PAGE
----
Click-fraud botnet infects 900K to earn money via Google AdSense

Researchers spotted a click-fraud botnet infect nearly a million users using unique capabilities.
Researchers spotted a click-fraud botnet infect nearly a million users using unique capabilities.

A click-fraud botnet dubbed “Redirector.Paco Trojan” has infected 900,000 IPs worldwide and has the ability to reconfigure browser settings and network communications.

The malware's objective is help cybercriminals earn money from AdSense by redirecting traffic running through popular search engines - such as Google, Yahoo or Bing - and replace the results with others obtained from a Google custom search, according to a May 16 Bitdefender blog post.

The malware is spread via installers that are distributed through unscrupulous download sites and by exploiting web application vulnerabilities, Checkmarx Director of Product Marketing Amit Ashbel told SCMagazine.com via emailed comments.

To redirect traffic, the malware “modifies the 'AutoConfigURL' and 'AutoConfigProxy' values from the 'Internet Settings' registry key so that for every request a user makes, a PAC (Proxy auto-config) file will be queried,” the post said. The malware then tells the browser to redirect traffic to a different address.

Ashbel said the botnet has gone to great lengths to reconfigure browser settings and network communication configurations and the malware's ability to tamper with AdSense should worry Google.

“While the attack has targeted the PC communication channel, at the same time it has launched a man in the middle (MitM) attack technique tampering with Google's results which I guess will have some level of impact (even if minor) on the search engine giant's service,”  Ashbel said.

The malware's capabilities lead Ashbel to believe the botnet's author has plans to use the malware for other types of attacks in the future.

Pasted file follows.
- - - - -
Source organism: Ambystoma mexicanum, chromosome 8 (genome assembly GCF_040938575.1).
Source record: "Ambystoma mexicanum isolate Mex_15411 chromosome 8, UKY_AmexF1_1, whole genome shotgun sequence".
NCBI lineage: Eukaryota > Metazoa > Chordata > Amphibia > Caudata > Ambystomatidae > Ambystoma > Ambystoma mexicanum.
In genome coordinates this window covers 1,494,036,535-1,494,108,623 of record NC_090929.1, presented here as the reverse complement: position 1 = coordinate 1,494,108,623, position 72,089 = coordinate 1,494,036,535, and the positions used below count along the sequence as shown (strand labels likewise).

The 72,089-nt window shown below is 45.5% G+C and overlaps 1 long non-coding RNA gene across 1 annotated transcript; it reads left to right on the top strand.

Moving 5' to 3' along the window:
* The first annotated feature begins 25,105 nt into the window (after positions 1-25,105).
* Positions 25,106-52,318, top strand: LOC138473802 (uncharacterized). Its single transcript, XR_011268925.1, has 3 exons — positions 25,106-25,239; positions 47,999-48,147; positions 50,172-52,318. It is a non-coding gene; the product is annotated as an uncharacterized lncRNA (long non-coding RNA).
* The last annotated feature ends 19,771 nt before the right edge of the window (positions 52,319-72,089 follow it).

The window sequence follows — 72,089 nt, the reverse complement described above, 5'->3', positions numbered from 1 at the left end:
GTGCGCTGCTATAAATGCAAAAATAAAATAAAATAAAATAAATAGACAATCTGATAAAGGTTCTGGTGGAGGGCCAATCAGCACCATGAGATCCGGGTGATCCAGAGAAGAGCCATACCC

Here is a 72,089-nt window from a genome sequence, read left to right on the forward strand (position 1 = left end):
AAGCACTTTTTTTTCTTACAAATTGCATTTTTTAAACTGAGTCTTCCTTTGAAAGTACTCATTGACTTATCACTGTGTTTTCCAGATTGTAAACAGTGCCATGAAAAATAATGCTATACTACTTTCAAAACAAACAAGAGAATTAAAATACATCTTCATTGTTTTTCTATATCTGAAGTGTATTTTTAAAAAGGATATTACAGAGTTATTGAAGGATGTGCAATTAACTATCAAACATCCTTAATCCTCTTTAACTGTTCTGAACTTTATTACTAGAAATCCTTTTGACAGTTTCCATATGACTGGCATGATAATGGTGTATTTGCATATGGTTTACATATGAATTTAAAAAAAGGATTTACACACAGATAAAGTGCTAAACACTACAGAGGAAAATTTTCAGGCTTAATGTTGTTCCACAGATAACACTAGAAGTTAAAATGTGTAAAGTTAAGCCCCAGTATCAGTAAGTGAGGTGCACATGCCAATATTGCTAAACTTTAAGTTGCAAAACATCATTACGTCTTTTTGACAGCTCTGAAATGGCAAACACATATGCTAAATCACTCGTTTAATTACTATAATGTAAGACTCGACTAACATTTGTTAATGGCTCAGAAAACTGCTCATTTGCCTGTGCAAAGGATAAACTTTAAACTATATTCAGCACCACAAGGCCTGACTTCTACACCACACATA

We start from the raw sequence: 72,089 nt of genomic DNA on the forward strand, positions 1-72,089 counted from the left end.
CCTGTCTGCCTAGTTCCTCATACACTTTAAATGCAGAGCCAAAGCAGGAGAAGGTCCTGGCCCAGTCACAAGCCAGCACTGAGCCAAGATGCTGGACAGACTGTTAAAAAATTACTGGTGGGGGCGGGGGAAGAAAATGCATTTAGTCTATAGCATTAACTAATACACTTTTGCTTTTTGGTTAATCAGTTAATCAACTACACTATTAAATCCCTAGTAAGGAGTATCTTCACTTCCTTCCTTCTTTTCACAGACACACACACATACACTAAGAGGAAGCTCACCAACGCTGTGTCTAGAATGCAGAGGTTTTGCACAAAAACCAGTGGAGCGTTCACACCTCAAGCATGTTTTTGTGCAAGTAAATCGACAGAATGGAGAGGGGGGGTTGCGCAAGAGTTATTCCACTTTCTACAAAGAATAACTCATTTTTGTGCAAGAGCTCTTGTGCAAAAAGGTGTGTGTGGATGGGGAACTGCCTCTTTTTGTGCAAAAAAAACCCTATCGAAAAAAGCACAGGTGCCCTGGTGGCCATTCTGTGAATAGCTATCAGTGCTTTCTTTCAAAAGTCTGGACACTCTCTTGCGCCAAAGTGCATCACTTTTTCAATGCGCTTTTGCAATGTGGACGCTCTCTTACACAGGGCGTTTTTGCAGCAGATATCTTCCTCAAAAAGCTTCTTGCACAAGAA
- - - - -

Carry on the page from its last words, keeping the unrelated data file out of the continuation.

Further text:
“Performing the configuration changes including registry modifications and PAC file configurations indicate that the botnet could technically perform much more than just clickfraud,” which could include downloading more payloads which could cause greater damage, he said.  

Ashbel noted that the botnet displays a shift in revenue streams for the threat actors.  

“Most interesting is the fact that the hackers are basing their revenue on Adsense clicks rather than on data theft or key logging functionality to later on capitalize on the data and credentials stolen,” Ashbel said.

To prevent infection, Ashbel said users shouldn't download applications from shady sources, ensure the certificates details of their search engines are valid, and use a limited Windows account if possible in order to limit administrative privileges that the botnet could potentially exploit.

CEO of Cymmetria Gadi Evron told SCMagazine.com via emailed comments that botnets are essentially the infrastructure for cybercrime.

“Ad fraud and click fraud botnets have been a rising issue for quite some time, costing advertising customers (the main victim) millions,” he said. “That said, botnets, including botnets of this size, are common.” 

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